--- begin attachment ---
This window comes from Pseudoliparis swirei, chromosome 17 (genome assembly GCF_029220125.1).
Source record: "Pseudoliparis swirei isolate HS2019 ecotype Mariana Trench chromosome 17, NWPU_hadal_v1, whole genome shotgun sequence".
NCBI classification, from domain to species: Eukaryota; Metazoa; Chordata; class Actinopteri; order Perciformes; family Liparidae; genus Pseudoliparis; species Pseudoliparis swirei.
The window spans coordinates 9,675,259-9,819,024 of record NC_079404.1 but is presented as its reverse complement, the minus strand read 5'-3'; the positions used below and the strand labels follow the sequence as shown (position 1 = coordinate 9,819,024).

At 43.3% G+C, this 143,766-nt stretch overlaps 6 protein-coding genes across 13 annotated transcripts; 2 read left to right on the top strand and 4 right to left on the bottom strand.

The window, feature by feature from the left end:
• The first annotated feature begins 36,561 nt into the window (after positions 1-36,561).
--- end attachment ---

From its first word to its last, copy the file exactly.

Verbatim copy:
This window comes from Pseudoliparis swirei, chromosome 17 (genome assembly GCF_029220125.1).
Source record: "Pseudoliparis swirei isolate HS2019 ecotype Mariana Trench chromosome 17, NWPU_hadal_v1, whole genome shotgun sequence".
NCBI classification, from domain to species: Eukaryota; Metazoa; Chordata; class Actinopteri; order Perciformes; family Liparidae; genus Pseudoliparis; species Pseudoliparis swirei.
The window spans coordinates 9,675,259-9,819,024 of record NC_079404.1 but is presented as its reverse complement, the minus strand read 5'-3'; the positions used below and the strand labels follow the sequence as shown (position 1 = coordinate 9,819,024).

At 43.3% G+C, this 143,766-nt stretch overlaps 6 protein-coding genes across 13 annotated transcripts; 2 read left to right on the top strand and 4 right to left on the bottom strand.

The window, feature by feature from the left end:
• The first annotated feature begins 36,561 nt into the window (after positions 1-36,561).